Felix Salmon: But yeah, it’s hard to think, right?
Speaker 3: I mean, does anybody I mean, Tim Cook, maybe you feel like people are neutral.
Felix Salmon: Yeah, people people are people are the. Yeah, he’s a good operator. They respect him, but he doesn’t have that sort of oh my God, Tim Cook fans and blah, blah, blah. You know.
Host 2: He’s a genius.
Felix Salmon: The credit still goes to Steve Jobs for that one.
Host 2: So I wonder what it is why people don’t idolize genius CEOs anymore. They kind of prove themselves to be terrible.
Speaker 3: Because some of them go on Twitter and demonstrate publicly that they’re not really genius.
Host 2: Yeah, that’s.
Felix Salmon: It’s partly that. And I think it’s also weirdly partly the fact that the broad stock market did so well during the pandemic that we realized that it wasn’t down to any individual CEO genius because everything went up and to the right. And now and now we’re going down into the red. But those are the things that went up the most are going down the most. Right. So you have like the Netflix and even Facebook is down like 50% from its highs. Yeah. So it’s hard to look like a genius when your stock is down so far, even if it’s up over the long.
Host 2: Term and all those like cool pandemic companies. I couldn’t tell you the names of their Peloton, Peloton, zoom, zoom. Yeah. I don’t know who the zoom CEOs. I feel like I read a profile, but it was like in one. Yeah, you’re out the other.
Felix Salmon: Let’s move on. Let’s talk about food. Apparently, there’s not enough of it. And this is causing a lot of suffering. I wrote about this a little bit a couple weeks ago in my newsletter. The. When we talk about food inflation in the United States, what we’re talking about is this basic race for people to buy something that there wasn’t enough of to go around. And the winners of the people who win that bidding war and the losers are the people who lose the bidding war and who just can’t afford to buy it and basically don’t have any food.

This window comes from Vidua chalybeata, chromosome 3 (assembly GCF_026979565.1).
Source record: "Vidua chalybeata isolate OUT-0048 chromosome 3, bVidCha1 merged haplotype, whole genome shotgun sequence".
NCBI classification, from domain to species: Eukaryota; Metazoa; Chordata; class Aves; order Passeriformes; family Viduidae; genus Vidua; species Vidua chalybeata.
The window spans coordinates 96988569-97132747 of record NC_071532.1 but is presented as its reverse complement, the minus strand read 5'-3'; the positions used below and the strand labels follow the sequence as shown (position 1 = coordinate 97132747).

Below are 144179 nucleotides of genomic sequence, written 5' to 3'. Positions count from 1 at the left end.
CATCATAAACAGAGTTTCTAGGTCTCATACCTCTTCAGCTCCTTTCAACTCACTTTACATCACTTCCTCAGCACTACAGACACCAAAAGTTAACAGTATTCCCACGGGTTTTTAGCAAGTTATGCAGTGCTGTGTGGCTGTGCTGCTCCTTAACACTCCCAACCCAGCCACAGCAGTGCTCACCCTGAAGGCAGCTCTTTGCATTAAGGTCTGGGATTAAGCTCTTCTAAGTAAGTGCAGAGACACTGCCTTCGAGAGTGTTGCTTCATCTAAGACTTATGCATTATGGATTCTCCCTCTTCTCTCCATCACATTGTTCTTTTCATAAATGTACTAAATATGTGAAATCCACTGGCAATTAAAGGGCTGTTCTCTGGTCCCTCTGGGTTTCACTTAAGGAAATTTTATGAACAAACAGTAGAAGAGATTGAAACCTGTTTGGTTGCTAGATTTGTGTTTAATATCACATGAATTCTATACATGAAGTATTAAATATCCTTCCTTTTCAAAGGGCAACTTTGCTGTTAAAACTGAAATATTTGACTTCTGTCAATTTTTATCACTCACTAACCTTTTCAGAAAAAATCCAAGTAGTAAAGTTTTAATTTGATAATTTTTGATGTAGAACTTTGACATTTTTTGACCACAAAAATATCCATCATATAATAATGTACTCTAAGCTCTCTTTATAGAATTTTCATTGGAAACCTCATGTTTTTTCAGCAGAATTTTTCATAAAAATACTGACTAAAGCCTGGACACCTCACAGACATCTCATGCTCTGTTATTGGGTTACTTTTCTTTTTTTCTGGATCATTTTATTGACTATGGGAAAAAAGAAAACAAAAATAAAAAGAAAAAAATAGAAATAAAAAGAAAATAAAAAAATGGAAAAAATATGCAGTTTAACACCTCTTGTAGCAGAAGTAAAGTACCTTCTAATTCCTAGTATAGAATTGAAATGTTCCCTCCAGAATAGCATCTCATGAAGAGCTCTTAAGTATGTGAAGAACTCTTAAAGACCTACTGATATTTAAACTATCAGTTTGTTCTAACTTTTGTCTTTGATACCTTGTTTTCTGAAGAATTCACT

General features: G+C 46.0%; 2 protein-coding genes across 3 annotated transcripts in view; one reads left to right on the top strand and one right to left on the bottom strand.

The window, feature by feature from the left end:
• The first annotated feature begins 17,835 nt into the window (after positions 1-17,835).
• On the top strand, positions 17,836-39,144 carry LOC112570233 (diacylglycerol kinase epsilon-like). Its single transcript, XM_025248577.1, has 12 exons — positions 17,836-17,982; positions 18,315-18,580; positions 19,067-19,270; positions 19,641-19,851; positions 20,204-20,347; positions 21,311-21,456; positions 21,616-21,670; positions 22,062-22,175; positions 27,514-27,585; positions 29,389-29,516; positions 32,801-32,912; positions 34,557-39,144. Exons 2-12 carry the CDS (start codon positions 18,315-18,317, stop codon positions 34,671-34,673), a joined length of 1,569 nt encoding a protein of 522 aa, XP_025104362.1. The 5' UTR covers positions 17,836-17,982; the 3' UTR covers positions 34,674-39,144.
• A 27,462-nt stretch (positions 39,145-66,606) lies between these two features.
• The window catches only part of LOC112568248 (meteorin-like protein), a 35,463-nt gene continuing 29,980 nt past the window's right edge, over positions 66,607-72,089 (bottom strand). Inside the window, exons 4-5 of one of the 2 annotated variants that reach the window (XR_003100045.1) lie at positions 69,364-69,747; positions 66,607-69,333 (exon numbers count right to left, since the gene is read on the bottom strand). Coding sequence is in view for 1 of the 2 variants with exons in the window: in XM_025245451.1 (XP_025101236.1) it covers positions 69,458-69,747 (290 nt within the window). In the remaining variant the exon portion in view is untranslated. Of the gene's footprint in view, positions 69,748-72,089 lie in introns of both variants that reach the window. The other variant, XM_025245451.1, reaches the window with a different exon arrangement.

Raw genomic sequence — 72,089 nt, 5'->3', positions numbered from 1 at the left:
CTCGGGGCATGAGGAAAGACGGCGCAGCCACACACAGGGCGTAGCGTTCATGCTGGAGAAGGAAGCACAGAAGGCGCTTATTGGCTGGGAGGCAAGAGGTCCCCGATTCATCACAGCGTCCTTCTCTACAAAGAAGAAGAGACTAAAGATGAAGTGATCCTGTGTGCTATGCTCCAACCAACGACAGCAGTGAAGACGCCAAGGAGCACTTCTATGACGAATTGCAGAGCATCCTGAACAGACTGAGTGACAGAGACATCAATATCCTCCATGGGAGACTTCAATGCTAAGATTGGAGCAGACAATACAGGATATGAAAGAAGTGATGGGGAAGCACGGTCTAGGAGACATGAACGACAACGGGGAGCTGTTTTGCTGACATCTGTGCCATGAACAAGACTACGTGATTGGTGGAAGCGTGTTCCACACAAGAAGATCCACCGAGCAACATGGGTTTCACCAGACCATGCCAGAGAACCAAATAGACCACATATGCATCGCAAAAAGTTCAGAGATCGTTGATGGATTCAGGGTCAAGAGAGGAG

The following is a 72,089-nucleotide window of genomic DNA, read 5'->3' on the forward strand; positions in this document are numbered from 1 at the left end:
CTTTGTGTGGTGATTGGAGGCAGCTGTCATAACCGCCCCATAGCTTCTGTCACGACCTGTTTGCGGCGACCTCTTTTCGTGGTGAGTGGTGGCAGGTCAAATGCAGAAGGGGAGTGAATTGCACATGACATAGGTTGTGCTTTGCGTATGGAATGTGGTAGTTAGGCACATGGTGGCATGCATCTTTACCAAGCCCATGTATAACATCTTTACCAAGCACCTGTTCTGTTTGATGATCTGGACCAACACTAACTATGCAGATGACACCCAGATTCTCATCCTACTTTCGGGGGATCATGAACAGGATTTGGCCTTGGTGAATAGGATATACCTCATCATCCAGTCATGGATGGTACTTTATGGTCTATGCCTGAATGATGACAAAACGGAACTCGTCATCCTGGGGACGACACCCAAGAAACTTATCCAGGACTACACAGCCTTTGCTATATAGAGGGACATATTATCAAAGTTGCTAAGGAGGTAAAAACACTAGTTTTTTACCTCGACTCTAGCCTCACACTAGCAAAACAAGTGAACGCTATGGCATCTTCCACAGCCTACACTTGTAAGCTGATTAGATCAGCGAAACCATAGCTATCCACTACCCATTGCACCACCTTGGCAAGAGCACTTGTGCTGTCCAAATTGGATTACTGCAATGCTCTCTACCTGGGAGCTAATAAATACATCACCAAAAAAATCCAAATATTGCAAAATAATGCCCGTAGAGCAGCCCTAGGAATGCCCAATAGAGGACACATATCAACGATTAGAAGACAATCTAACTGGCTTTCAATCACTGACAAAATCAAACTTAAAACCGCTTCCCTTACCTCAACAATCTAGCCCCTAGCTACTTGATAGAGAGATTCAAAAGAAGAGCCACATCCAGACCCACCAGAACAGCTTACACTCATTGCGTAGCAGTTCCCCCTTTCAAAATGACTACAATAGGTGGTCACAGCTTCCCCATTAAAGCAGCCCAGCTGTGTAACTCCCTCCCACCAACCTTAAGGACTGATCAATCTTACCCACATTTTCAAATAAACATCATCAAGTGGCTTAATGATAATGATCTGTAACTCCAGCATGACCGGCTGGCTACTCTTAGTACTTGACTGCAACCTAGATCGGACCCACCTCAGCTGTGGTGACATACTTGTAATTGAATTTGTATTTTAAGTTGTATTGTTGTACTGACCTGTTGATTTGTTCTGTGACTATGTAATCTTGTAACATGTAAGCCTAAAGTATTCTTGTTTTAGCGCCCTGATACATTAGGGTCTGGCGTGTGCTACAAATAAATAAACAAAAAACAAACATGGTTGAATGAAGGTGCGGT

Felix Salmon: And in America, those people are still, thankfully, few and far between globally. They’re not. And we’re seeing riots in Sri Lanka. And there are lots of countries where there is genuine catastrophic food shortage, obviously Afghanistan. But even in relatively stable countries, you’re seeing this. And one of the drivers here is the war in Ukraine, because Ukraine was a massive exporter of wheat. Wheat is an absolute staple across much of the world. And if you lose those wheat exports from Ukraine, even though Russia is exporting more, they’re not nearly picking up the slack from what’s being lost in Ukraine. That’s just really hurting the world.
Host 2: Yeah, I mean, Russia and Ukraine together a quarter of the world’s wheat supplies as well.
Felix Salmon: So let’s be clear about this, because we I like this is one of the statistics that people get very confused about. There are a quarter of the world’s wheat export.
Host 2: Exports and not.
Felix Salmon: A quarter of the world’s wheat production. The world produces about 775 million tons of wheat each year. Look, we have exports about 200 million tonnes. So the point about the exports is the exports of what you need to even everything out because you can’t assume that everyone can feed themselves, especially not in the age of global warming. We’re seeing this right now in India especially is seeing a very bad year for agriculture because of the warming. So you need the exports and a significant change to the exports has a massive ripple effect.
Host 2: Yeah, because some countries, I think like Egypt and some other Middle Eastern and African countries, they’re importers of wheat, not exporters like they need the Russian and Ukrainian wheat, which I guess is cheaper than wheat from some other countries. So they’re like particularly vulnerable to what’s happening right now, which is Russia is essentially keeping Ukraine from exporting wheat that these countries need.